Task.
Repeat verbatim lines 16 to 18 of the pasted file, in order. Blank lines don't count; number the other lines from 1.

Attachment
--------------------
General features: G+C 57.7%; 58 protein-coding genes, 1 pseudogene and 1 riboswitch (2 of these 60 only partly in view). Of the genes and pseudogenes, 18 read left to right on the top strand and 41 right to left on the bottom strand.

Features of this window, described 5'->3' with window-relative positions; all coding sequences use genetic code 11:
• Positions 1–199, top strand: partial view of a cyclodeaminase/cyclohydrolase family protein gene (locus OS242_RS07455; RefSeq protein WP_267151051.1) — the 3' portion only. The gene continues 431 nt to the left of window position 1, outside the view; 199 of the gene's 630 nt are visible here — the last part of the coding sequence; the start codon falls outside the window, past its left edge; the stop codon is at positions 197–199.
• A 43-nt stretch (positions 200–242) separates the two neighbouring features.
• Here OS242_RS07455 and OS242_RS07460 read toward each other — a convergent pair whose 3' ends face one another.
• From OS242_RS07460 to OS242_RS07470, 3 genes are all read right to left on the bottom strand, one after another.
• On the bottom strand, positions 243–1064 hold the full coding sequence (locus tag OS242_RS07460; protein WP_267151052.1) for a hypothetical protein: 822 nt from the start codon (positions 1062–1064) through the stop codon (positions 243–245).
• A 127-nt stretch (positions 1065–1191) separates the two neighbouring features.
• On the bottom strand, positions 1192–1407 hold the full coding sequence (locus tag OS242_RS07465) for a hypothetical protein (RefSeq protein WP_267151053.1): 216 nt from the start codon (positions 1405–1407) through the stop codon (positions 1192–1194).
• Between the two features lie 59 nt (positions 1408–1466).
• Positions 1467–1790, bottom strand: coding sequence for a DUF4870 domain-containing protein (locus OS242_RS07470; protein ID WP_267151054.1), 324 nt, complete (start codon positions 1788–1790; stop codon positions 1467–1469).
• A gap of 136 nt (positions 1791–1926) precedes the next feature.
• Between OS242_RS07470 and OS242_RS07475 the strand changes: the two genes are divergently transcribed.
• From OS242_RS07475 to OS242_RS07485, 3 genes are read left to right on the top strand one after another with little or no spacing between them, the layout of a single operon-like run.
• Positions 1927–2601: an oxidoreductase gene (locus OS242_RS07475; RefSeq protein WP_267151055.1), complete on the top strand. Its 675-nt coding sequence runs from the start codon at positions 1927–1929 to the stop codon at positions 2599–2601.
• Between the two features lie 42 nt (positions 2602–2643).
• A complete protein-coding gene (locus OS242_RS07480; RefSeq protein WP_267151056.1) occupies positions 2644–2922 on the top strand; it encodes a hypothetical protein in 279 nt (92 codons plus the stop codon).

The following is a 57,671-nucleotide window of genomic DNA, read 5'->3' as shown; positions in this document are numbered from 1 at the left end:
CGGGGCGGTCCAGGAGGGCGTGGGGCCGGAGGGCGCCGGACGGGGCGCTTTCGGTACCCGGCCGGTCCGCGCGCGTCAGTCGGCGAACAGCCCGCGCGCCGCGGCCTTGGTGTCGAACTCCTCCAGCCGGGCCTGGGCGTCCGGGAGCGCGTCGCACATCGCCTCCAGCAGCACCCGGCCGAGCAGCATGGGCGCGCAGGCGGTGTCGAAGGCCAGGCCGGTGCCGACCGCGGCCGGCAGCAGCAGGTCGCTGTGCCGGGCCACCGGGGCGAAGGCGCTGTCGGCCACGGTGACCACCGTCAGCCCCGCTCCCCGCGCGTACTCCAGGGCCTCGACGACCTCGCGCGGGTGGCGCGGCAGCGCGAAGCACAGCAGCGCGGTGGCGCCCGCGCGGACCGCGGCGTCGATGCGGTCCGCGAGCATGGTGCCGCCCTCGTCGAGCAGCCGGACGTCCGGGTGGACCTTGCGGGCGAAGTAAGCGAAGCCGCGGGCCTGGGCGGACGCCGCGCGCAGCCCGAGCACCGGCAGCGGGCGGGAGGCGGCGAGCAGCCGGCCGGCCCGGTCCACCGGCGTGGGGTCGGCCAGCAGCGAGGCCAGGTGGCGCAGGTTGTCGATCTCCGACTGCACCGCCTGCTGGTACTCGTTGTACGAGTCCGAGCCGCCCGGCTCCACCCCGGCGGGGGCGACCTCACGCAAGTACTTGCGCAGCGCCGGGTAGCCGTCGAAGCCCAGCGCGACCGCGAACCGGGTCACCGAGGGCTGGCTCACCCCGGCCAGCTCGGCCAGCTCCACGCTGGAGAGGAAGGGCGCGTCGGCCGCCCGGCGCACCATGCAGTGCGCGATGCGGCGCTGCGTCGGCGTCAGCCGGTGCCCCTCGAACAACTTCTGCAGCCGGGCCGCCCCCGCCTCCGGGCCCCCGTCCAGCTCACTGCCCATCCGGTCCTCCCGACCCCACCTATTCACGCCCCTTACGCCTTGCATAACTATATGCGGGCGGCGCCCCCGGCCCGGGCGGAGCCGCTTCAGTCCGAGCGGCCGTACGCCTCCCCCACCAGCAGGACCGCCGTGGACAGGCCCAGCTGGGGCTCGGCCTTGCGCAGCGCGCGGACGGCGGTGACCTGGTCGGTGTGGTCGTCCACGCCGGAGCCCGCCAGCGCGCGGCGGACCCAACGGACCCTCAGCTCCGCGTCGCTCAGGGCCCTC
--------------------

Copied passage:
• Between the two features lie 42 nt (positions 2602–2643).
• A complete protein-coding gene (locus OS242_RS07480; RefSeq protein WP_267151056.1) occupies positions 2644–2922 on the top strand; it encodes a hypothetical protein in 279 nt (92 codons plus the stop codon).

The following is a 57,671-nucleotide window of genomic DNA, read 5'->3' as shown; positions in this document are numbered from 1 at the left end: